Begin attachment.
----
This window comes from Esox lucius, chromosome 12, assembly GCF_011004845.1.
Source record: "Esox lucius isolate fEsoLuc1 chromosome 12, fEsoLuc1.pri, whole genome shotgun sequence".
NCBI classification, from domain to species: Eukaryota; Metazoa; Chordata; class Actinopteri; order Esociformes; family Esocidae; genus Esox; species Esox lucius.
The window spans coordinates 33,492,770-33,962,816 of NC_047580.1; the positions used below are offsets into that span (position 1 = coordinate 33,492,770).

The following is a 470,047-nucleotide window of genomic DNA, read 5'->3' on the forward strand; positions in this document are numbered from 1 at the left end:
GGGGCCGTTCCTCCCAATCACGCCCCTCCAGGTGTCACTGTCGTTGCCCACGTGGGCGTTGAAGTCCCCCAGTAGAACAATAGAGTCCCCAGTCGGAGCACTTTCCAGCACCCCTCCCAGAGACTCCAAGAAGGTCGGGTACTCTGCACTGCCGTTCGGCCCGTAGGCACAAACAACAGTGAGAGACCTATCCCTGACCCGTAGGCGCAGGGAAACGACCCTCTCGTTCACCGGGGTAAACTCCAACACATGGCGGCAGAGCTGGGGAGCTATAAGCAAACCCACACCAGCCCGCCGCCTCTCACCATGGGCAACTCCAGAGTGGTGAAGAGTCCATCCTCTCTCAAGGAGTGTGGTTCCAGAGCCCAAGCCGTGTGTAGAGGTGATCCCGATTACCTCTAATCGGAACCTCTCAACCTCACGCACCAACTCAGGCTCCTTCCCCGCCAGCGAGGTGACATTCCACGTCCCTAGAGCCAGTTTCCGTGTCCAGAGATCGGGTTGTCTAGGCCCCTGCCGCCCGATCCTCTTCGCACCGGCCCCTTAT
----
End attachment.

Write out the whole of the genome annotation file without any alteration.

This window comes from Esox lucius, chromosome 12, assembly GCF_011004845.1.
Source record: "Esox lucius isolate fEsoLuc1 chromosome 12, fEsoLuc1.pri, whole genome shotgun sequence".
NCBI classification, from domain to species: Eukaryota; Metazoa; Chordata; class Actinopteri; order Esociformes; family Esocidae; genus Esox; species Esox lucius.
The window spans coordinates 33,492,770-33,962,816 of NC_047580.1; the positions used below are offsets into that span (position 1 = coordinate 33,492,770).

The following is a 470,047-nucleotide window of genomic DNA, read 5'->3' on the forward strand; positions in this document are numbered from 1 at the left end:
GGGGCCGTTCCTCCCAATCACGCCCCTCCAGGTGTCACTGTCGTTGCCCACGTGGGCGTTGAAGTCCCCCAGTAGAACAATAGAGTCCCCAGTCGGAGCACTTTCCAGCACCCCTCCCAGAGACTCCAAGAAGGTCGGGTACTCTGCACTGCCGTTCGGCCCGTAGGCACAAACAACAGTGAGAGACCTATCCCTGACCCGTAGGCGCAGGGAAACGACCCTCTCGTTCACCGGGGTAAACTCCAACACATGGCGGCAGAGCTGGGGAGCTATAAGCAAACCCACACCAGCCCGCCGCCTCTCACCATGGGCAACTCCAGAGTGGTGAAGAGTCCATCCTCTCTCAAGGAGTGTGGTTCCAGAGCCCAAGCCGTGTGTAGAGGTGATCCCGATTACCTCTAATCGGAACCTCTCAACCTCACGCACCAACTCAGGCTCCTTCCCCGCCAGCGAGGTGACATTCCACGTCCCTAGAGCCAGTTTCCGTGTCCAGAGATCGGGTTGTCTAGGCCCCTGCCGCCCGATCCTCTTCGCACCGGCCCCTTAT